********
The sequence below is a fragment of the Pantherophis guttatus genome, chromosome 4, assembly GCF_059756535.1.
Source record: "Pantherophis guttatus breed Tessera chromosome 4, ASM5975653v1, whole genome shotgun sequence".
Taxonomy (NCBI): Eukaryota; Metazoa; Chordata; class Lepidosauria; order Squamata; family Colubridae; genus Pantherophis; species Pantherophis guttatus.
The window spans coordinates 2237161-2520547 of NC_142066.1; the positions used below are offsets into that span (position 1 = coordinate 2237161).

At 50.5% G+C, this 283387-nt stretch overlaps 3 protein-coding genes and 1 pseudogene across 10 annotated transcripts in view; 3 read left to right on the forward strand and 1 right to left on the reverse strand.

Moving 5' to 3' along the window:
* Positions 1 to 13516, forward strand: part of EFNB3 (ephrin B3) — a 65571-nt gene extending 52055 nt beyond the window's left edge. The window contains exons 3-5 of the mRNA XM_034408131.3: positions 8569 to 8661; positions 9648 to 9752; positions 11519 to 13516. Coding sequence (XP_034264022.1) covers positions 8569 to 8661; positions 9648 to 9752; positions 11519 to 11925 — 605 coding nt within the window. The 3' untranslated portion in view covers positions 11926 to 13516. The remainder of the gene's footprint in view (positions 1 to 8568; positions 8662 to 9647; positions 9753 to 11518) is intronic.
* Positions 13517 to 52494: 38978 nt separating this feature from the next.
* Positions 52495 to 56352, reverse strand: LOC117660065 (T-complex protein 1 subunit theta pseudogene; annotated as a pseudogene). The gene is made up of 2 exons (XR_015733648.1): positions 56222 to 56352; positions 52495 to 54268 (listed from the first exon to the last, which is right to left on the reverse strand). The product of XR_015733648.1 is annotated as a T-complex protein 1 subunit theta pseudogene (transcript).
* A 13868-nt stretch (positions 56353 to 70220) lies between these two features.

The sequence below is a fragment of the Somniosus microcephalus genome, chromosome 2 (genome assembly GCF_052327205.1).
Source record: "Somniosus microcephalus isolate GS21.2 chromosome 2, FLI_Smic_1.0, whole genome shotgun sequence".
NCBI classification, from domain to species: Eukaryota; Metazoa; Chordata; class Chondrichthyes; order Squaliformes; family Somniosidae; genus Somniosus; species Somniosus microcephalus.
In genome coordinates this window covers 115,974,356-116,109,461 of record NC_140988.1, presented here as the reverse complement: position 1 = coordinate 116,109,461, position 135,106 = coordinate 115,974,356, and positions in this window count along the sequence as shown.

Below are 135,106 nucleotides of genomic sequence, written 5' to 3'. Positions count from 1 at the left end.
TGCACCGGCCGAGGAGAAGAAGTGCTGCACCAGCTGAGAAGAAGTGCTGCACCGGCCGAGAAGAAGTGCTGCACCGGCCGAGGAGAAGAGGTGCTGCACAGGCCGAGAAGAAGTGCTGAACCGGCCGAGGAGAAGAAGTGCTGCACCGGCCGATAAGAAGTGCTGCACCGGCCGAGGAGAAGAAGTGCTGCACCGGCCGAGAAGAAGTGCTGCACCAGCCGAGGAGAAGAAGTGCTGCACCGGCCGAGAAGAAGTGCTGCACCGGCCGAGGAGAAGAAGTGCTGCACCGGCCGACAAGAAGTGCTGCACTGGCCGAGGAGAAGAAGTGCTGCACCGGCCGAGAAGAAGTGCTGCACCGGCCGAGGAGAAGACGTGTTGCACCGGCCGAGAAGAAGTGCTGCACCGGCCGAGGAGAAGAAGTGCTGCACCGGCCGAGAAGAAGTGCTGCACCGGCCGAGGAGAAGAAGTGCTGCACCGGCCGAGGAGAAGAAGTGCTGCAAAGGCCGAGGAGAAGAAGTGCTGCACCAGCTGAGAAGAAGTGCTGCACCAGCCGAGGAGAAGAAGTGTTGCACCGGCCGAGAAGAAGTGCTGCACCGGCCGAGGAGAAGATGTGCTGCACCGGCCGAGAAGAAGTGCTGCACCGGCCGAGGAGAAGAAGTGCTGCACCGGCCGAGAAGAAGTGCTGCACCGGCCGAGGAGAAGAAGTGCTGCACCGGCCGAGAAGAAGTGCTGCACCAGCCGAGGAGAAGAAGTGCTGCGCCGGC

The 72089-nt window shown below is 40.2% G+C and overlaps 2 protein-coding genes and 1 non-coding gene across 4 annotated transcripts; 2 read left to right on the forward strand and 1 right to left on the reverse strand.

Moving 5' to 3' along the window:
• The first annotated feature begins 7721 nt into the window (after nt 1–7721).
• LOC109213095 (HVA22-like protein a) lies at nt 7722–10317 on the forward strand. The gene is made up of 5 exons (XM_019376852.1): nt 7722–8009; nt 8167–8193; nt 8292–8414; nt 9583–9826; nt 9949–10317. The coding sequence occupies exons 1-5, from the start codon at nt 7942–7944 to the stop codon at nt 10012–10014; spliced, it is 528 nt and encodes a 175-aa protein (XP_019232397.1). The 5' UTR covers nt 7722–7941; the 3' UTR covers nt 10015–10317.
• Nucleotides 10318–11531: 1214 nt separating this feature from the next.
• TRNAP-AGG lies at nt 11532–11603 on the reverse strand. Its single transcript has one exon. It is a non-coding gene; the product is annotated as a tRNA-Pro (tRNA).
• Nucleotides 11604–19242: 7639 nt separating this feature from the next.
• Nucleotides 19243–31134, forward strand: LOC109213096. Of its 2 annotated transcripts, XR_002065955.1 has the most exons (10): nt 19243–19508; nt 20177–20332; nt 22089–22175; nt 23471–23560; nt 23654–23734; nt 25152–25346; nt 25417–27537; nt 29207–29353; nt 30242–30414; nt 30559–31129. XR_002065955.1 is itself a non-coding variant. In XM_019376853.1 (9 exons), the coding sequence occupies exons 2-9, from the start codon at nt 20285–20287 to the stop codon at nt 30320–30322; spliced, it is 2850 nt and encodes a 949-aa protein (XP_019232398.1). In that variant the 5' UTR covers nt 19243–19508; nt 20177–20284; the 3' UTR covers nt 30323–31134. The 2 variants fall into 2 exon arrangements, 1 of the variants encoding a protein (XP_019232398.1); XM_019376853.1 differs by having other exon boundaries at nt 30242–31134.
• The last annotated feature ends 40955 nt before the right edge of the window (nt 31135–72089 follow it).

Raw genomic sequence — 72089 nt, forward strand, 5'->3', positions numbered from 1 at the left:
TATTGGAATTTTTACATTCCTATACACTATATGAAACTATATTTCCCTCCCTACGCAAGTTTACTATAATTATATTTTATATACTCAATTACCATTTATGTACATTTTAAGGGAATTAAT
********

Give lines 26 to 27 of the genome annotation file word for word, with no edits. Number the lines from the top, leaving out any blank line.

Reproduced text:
Raw genomic sequence — 72089 nt, forward strand, 5'->3', positions numbered from 1 at the left:
TATTGGAATTTTTACATTCCTATACACTATATGAAACTATATTTCCCTCCCTACGCAAGTTTACTATAATTATATTTTATATACTCAATTACCATTTATGTACATTTTAAGGGAATTAAT